But the major shift is in the bedding. Gone are the days of just using concrete. Today, the approach is more about layering comfort. The focus is now more on using more comfortable bedding materials. You may have noticed that it's common to pair mattress alternatives with traditional bedding for that extra layer of comfort.
Do you want to know the secret to happier and cleaner cows? According to MacFarland, it's bedding. Bedding even lowers the risk of injuries.
So, how can you tell if you're giving your cows enough bedding? McFarland points out a telltale sign: if your cows show signs of lameness, you might be skimping on their bedding.
Cows need a dry, comfortable place to rest, free from the risk of injury. Therefore bedding is specifically designed to meet those needs. It's best to put a thick layer of bedding, anywhere from 4" to 8". That way, they'll always have a comfortable and secure spot to sleep in.
Do not overcrowd cows
If you ask a farmer how to keep cows comfortable, they'll have a long list of things to check. One of the top items on that list? Stocking density. It means you should always keep an eye on how many cows are inside!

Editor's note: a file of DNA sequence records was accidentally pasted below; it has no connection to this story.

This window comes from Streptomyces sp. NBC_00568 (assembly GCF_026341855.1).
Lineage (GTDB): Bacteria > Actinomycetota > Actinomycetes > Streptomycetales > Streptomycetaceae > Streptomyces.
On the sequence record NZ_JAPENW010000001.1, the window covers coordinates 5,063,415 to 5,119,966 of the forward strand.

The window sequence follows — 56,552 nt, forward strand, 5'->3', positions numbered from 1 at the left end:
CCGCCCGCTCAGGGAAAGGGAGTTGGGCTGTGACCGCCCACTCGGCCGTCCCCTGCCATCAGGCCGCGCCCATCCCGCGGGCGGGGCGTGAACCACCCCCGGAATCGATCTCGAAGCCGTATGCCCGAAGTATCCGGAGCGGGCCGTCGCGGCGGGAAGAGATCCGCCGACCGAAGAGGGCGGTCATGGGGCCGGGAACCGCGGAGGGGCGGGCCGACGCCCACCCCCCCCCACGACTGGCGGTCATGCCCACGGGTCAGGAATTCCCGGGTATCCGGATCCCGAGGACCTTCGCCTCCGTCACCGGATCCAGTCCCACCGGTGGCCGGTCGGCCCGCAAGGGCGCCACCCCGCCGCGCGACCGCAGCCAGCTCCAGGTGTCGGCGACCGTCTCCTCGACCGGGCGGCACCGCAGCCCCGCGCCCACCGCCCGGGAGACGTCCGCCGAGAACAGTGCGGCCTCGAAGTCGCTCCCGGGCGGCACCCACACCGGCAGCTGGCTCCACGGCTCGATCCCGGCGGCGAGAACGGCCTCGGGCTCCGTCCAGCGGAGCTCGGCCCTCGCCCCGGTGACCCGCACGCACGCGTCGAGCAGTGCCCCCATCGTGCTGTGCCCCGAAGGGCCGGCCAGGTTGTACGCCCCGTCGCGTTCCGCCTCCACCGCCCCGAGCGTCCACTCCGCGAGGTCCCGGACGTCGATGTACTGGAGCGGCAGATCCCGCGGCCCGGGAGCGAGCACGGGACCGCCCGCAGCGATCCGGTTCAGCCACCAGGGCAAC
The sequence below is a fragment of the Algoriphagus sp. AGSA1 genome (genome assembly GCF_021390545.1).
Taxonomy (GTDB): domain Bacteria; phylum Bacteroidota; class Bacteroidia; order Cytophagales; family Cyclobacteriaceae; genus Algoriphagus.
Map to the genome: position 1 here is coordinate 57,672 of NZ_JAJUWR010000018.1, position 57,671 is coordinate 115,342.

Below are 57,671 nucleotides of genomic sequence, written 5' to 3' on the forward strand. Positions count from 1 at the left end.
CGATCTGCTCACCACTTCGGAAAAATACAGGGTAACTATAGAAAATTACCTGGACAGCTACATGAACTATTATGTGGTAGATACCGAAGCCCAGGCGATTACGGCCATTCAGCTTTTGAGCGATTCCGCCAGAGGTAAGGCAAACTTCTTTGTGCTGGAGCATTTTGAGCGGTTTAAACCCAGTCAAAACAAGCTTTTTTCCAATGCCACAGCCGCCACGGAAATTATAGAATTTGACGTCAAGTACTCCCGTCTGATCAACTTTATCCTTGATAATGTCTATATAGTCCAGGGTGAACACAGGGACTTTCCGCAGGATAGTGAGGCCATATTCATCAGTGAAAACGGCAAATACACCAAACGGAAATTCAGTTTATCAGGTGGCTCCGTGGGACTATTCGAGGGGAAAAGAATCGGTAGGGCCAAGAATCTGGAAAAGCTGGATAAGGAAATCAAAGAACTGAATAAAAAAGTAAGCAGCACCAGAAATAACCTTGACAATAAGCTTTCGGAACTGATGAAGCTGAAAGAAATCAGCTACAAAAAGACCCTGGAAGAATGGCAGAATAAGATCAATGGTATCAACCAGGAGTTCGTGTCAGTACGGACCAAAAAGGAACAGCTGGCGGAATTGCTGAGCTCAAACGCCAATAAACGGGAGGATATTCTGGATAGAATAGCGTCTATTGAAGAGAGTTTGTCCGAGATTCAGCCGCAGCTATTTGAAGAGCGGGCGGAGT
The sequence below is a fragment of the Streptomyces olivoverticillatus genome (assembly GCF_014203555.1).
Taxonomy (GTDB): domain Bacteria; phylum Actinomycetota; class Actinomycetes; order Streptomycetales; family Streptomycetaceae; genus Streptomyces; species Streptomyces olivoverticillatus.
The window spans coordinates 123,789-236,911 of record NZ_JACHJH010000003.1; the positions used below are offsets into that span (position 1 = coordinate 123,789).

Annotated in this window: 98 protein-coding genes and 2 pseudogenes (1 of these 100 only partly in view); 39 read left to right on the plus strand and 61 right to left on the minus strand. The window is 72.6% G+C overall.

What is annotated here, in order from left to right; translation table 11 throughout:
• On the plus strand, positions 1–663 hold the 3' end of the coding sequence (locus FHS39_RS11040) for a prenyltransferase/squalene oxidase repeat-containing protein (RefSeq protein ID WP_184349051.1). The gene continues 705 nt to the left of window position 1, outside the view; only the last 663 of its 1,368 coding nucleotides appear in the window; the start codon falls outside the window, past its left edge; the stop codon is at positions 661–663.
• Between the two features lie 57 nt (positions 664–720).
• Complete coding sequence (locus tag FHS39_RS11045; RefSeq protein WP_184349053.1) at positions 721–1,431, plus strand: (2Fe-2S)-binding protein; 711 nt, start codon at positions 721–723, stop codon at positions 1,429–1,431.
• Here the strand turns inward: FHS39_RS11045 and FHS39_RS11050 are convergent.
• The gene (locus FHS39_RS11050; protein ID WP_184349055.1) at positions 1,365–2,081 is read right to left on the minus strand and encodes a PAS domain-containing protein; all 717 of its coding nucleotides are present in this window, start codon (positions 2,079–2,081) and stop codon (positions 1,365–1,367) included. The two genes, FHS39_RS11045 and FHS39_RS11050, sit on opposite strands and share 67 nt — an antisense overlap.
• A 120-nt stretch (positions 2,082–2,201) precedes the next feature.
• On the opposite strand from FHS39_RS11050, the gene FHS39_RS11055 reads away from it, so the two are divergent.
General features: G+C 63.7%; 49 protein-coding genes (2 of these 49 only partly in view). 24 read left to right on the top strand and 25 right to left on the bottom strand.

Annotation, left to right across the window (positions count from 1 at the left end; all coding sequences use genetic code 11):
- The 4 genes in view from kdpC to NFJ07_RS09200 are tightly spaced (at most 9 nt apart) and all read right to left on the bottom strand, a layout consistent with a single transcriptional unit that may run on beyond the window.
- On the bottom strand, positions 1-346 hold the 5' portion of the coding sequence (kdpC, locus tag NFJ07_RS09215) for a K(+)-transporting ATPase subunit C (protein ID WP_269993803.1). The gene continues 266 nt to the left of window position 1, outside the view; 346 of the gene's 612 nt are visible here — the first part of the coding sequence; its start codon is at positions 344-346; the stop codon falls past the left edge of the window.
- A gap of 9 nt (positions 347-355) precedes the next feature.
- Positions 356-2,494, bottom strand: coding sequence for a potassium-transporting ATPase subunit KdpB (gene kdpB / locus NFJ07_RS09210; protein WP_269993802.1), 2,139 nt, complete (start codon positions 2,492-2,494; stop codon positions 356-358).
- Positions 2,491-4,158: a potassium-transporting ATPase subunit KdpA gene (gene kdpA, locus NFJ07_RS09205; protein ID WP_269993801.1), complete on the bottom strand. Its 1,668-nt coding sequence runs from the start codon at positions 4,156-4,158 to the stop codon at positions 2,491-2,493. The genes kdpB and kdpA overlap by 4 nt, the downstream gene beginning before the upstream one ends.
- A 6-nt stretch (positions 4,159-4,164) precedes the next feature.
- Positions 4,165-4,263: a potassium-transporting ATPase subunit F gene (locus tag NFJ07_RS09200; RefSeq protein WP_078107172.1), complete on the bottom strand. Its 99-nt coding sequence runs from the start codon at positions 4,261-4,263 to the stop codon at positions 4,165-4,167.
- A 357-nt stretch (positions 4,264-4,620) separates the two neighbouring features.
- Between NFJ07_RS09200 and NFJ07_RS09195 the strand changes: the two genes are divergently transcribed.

But how many cows are too many?
In barns with four rows, if you try to fit in more than 120% of the recommended number of cows, problems start to pop up. As a result, cows will spend less time resting comfortably in their stalls.
When they don't rest, they don't chew their food properly (that's called "rumination"). They may also become more aggressive when it's time to eat, causing more frequent leg injuries.
Overcrowding areas where cows are lactating can lead to other problems too. When these areas get too crowded, there won't be enough space for dry cows and the maternity zones. According to McFarland, this can result in cows facing more issues when they're about to give birth. As a consequence, their milk production will suffer.